NORMANTOWN NEWS - By Lisa Hayes-Minney

A doe and her fawn have spent the last several days in the shaded edge of the woods near the far side of the lake. Several times a day, they emerge from the tall weeds to wade through the water. In the past, I have seen fawns frolic in the water, splashing and running back and forth, away from the momma and back again. This fawn seems more timid, however, or perhaps the heat has mellowed its temperament. It dutifully and closely follows the mother, into the water for a few minutes to drink before disappearing again into the brush and the woods.

In the 20+ years we have lived here, I have learned to watch the lake more when the creeks run dry. More critters emerge from the woods and the fields to refresh themselves here, to quench their thirst. I have seen a deer drink from one side of the lake while a coyote drinks from the other side. Bees and birds walk along the water’s edge, getting their fill as well. When the creek and stream beds are dry, our lake becomes the life blood of the ecosystem, a refuge for the thirsty.

Also, during such heat, it seems the biting flies become twice as vicious. The deer flick their tails and their ears constantly in an attempt to keep the flies at bay. I sometimes wonder why the deer don’t just lay down in the water to protect and cool their bodies, which have to be covered in bites. But I know they feel exposed here, unsafe, and I assume the flies aren’t as pesky in the cool of the forest where the deer spend much of their days.

If I don’t wear some kind of repellent, the deer flies chase me as I mow the lawn, buzz in my hair and around my head as I run the weed eater. I have never found justification for the existence of deer flies in this world or for poison ivy. Seems both are here for no reason other than to make us suffer. I have met folks who aren’t affected by poison ivy, but I have yet to meet a person a deer fly didn’t want to bite.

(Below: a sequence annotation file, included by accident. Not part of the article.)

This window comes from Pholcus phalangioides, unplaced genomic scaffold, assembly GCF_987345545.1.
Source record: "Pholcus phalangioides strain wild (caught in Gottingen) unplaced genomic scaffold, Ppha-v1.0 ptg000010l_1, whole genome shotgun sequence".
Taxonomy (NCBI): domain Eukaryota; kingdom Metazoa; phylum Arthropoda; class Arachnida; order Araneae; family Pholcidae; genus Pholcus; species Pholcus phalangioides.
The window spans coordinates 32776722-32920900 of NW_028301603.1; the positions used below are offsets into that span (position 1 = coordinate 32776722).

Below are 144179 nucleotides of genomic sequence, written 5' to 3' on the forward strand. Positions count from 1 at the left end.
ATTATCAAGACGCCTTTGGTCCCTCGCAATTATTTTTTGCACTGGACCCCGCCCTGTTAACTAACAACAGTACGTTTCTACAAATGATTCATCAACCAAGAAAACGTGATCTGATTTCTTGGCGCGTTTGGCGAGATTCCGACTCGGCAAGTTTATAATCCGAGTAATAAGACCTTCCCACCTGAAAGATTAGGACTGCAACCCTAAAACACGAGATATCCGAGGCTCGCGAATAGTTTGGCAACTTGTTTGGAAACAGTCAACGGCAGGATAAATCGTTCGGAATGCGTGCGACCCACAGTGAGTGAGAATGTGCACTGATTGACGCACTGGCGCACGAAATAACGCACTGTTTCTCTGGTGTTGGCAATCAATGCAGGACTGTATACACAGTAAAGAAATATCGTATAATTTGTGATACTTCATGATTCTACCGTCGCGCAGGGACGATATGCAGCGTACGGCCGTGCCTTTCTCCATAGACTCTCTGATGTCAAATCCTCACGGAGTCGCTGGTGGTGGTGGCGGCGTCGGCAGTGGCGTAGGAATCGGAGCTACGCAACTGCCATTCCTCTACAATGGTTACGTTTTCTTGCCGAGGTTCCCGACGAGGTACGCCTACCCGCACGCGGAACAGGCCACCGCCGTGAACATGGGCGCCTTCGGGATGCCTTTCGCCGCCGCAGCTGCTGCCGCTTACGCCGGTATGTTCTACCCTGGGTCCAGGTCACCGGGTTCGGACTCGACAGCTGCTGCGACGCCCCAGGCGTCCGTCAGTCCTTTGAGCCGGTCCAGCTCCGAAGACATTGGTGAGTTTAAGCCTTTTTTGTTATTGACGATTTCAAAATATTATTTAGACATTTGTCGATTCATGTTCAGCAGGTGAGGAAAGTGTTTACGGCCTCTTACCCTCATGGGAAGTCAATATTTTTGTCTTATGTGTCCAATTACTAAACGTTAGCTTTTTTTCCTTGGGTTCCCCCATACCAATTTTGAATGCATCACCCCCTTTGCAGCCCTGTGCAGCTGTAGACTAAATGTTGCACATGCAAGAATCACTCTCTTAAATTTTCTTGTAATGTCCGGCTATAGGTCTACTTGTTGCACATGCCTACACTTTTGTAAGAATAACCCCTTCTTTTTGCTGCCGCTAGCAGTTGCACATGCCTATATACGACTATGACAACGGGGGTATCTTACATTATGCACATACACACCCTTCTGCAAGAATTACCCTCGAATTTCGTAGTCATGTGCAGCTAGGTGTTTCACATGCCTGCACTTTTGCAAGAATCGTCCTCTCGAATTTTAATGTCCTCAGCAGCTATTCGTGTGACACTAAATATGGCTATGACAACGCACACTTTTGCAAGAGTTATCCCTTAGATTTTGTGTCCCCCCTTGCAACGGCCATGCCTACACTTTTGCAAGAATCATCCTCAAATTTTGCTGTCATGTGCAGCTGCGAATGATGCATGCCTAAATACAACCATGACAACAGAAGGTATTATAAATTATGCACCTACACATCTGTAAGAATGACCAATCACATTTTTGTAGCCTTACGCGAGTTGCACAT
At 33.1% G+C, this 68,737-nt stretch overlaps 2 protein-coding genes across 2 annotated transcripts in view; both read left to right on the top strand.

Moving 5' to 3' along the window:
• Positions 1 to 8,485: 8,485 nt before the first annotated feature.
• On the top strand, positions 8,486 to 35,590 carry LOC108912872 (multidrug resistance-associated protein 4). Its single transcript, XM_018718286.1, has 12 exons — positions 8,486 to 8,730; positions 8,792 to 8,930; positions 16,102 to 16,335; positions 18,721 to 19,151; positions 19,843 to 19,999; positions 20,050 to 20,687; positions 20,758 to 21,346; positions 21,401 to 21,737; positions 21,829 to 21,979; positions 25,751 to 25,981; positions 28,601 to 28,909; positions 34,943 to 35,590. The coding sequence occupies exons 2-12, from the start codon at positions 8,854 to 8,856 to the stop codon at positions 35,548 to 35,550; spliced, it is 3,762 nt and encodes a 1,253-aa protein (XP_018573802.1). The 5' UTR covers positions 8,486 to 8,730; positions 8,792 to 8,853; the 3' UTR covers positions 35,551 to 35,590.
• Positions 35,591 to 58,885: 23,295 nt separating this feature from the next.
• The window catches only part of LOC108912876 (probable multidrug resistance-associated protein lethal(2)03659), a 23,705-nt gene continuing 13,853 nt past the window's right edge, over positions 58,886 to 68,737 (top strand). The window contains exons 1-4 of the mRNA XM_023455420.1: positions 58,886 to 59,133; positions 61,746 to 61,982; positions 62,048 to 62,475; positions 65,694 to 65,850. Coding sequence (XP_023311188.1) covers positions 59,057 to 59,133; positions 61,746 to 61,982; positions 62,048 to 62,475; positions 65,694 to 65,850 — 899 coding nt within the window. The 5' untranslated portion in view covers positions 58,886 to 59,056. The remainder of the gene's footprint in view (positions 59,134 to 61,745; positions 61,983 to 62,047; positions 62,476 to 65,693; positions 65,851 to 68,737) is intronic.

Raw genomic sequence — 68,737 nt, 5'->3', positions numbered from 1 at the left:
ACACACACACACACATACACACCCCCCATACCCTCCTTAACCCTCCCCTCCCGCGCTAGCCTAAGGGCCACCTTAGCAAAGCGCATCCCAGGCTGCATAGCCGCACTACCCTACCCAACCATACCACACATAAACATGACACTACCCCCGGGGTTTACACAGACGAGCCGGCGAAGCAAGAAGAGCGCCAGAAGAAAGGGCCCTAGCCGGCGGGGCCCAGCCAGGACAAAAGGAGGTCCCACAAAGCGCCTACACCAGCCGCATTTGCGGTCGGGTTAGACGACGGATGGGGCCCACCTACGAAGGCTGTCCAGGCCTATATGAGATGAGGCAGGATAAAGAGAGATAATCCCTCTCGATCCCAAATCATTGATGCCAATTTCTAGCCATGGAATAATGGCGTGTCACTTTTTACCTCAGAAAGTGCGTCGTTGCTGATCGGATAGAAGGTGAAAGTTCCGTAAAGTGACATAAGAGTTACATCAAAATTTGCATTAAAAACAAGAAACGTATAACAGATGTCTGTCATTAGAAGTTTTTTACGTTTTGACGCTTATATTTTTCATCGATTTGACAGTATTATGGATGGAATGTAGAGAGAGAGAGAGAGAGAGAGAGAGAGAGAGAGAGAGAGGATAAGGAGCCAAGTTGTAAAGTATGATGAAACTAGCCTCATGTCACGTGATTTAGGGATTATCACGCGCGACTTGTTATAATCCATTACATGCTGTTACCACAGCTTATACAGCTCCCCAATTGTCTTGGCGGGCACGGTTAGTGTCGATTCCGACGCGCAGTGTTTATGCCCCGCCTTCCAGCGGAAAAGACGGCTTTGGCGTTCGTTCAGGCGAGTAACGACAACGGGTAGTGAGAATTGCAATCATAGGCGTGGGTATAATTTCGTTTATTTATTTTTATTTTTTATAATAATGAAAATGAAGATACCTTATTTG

These days, it seems we are living in limbo, waiting for the current health threat to move on or fade out, seeking a return to normal. Yet, the deer, the bees, even the flies, are all doing what they normally do. They are unaffected by our crises, by our social distancing, our masks, our fears, and our concerns. As I witness the wildlife around us, I see and experience normalcy and find comfort in it.

How fortunate we are. Fortunate to have low infection numbers, fortunate to be able to wander the fields and woods without masks or concern for anything more than things like biting flies and poison ivy. During such times of stress and fearmongering, of sickness, invisible threats, and conspiracy theories, it is important to be grateful for our blessings. I am grateful I can look out the window and see what I have always seen, a deer and her fawn wading the waters for a drink, the honeybees gathering pollen and fluids for the hive. I’m grateful for the ability to meander for miles and never encounter another human being, for the ability to experience a normal walk in the woods.

I am grateful for the normalcy I encounter in nature. But I will never be grateful for biting flies.

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